- Authentication: We should specify the method for accessing the Hadoop web service. There are two methods available:
- WebHDFS User: We should specify the user name used to establish the connection
- Password (only available for Kerberos authentication)
- Domain (only available for Kerberos authentication)
- HTTPS: This option must be selected if we need to establish a secure connection with the WebHDFS server
Figure 4 – Configuring WebHDFS connection
After finishing the configuration, we click on the “Test Connection” button to check if the connection is configured correctly.
Figure 5 – Testing connection
Since we have configured a WebHDFS connection, we will test it using the SSIS Hadoop File System Task.
- Note: Configuring WebHCat connection is very similar, we will explain in a separate article where we will be talking about Executing Hive and Pig Tasks in SSIS
SSIS Hadoop File System Task
Figure 6 – Hadoop File System Task
IF we open the SSIS Hadoop file system task editor, we can see that the properties are classified into four categories:
Figure 7 – Hadoop File System Task editor
- Basic: Contains the task name and description properties
- Source: The source (file/directory) configuration
- Destination: The destination (file/directory) configuration
Operation: The SSIS Hadoop File system task is used to perform one of the following operations:
- Copy data from HDFS to the local file system (CopyFromHDFS)
- Copy data from the local file system to HDFS (CopyToHDFS)
- Copy data within HDFS (CopyWithinHDFS)
Figure 8 – Supported operations
The third operation (CopyWithinHDFS) only requires a Hadoop connection while the other requires an additional local file connection.
- Note:The source and destination properties are dependants on the operation type
We will not explain each property since they are all mentioned in the official documentation. Instead, we will run an example of CopyToHDFS operation.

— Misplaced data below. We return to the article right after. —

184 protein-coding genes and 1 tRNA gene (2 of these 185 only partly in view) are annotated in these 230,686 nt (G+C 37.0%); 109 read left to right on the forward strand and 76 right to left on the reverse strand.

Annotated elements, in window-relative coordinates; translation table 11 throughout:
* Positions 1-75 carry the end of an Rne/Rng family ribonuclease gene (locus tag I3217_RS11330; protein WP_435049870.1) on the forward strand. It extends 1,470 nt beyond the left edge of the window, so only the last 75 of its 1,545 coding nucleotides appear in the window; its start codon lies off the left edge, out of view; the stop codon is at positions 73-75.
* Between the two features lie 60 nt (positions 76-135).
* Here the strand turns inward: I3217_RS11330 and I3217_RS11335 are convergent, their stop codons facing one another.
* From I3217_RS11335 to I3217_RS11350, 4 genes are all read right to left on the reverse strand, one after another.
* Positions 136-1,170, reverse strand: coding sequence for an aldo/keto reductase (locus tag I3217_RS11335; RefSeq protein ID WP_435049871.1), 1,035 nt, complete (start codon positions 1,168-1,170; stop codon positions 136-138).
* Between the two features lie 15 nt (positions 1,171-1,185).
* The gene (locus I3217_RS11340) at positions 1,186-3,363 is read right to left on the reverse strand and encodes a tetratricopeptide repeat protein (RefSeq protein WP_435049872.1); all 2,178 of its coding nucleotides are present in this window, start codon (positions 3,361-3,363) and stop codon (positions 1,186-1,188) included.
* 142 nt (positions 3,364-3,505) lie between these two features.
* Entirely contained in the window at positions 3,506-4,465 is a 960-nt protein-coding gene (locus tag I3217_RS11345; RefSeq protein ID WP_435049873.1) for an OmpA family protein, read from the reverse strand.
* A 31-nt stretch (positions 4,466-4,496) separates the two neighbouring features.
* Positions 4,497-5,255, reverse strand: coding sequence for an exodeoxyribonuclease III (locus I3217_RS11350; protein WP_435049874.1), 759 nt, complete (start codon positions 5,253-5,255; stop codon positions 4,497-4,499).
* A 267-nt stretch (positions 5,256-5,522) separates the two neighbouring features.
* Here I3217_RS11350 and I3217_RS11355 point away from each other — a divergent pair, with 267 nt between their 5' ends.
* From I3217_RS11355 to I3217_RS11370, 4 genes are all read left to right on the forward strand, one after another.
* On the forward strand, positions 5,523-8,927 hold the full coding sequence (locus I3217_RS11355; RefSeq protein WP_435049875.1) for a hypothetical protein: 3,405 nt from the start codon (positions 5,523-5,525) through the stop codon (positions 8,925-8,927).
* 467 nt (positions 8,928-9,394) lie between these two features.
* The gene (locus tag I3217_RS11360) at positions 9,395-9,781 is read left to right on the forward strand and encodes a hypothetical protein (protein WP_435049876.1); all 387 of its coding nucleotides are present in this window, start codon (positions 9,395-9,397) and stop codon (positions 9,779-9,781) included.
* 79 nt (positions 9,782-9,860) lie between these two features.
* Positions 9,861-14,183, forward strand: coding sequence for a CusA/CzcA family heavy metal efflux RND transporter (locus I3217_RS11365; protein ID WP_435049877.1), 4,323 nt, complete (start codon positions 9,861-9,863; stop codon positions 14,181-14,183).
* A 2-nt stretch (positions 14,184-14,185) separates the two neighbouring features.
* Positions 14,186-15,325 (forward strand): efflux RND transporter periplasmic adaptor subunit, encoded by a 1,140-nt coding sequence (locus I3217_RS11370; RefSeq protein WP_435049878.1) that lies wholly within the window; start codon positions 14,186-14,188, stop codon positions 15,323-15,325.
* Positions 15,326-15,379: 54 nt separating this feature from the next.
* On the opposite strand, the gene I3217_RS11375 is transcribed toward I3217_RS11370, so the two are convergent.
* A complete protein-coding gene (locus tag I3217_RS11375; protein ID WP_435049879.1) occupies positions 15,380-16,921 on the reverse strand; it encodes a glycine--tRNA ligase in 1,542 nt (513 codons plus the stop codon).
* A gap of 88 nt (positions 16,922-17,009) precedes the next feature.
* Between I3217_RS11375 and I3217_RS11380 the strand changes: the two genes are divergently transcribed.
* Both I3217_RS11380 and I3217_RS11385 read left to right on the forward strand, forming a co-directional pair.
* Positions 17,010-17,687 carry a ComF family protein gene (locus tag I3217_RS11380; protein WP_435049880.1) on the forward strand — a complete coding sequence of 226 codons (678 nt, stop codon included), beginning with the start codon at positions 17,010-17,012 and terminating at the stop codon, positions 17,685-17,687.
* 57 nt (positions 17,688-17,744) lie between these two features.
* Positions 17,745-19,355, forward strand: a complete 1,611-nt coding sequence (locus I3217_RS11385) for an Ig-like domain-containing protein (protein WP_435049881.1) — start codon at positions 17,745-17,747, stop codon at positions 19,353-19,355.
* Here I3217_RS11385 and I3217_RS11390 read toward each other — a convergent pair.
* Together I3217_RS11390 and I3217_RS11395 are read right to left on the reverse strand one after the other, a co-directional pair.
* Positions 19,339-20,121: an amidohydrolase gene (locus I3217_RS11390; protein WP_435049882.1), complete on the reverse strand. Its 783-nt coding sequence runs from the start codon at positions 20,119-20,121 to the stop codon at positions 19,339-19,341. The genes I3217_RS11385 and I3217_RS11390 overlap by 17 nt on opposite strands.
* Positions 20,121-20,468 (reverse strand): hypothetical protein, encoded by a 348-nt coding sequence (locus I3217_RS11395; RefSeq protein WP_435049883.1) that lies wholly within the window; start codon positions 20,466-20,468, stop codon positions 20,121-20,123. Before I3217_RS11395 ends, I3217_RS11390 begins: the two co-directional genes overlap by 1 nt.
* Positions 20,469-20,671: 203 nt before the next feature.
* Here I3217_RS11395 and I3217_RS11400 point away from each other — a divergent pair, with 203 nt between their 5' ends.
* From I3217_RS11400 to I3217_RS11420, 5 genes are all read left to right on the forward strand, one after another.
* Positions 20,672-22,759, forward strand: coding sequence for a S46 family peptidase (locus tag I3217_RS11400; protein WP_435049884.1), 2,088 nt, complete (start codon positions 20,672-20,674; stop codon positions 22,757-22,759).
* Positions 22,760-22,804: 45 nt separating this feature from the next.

Copy data to HDFS
In this section, we will copy a file into the Hadoop cluster. First, we need to add a File Connection Manager and configure it to read from an existing file, as shown in the screenshots below:
Figure 9 – Adding a File Connection Manager
Figure 10 – Configuring File Connection to an existing file
Then we configured the Hadoop file system task as the following:
- Operation: CopyToHDFS
- Hadoop Connection: We selected the Hadoop connection manager
- Hadoop File Path: /0.png (the file path should start with a slash “/”)
- Hadoop File Type: File
- Overwrite Destination: False
- Local File Connection: We selected the File connection manager
- Is Recursive: False (This should be set to true when the source is a folder and we need to copy all subfolders)
- TimeoutInMinutes: 10
Figure 11 – Configuring CopyToHDFS operation
After executing the package, we will go to the Hadoop web interface to check if the file is transferred successfully.
As mentioned in the previous section, the web interface can be accessed from the following URL: http://localhost:9870/ (as configured in the Hadoop installation article).
In the web interface, in the top bar, Go to Utilities > Browse the File System.
Figure 12 – Browsing the Hadoop file system from the web interface
Then we can see that 0.png is stored within HDFS main directory.
Figure 13 – File is located within HDFS main directory
In this article, we gave a brief overview of Hadoop and why relational data management systems adopted it. Then, we illustrated what the tasks and components added to SQL Server Integration Services (SSIS) are. We explained in detail how to use the SSIS Hadoop connection manager and Hadoop file system task. Finally, we ran an example of copying data from a local system file into the Hadoop cluster and how to browse the Hadoop file system from the web interface. We didn’t add examples of copying data within HDFS or into a local file since it is very similar.
Table of contents
|SSIS Hadoop Connection Manager and related tasks
|Importing and Exporting data using SSIS Hadoop components
|Connecting to Apache Hive and Apache Pig using SSIS Hadoop components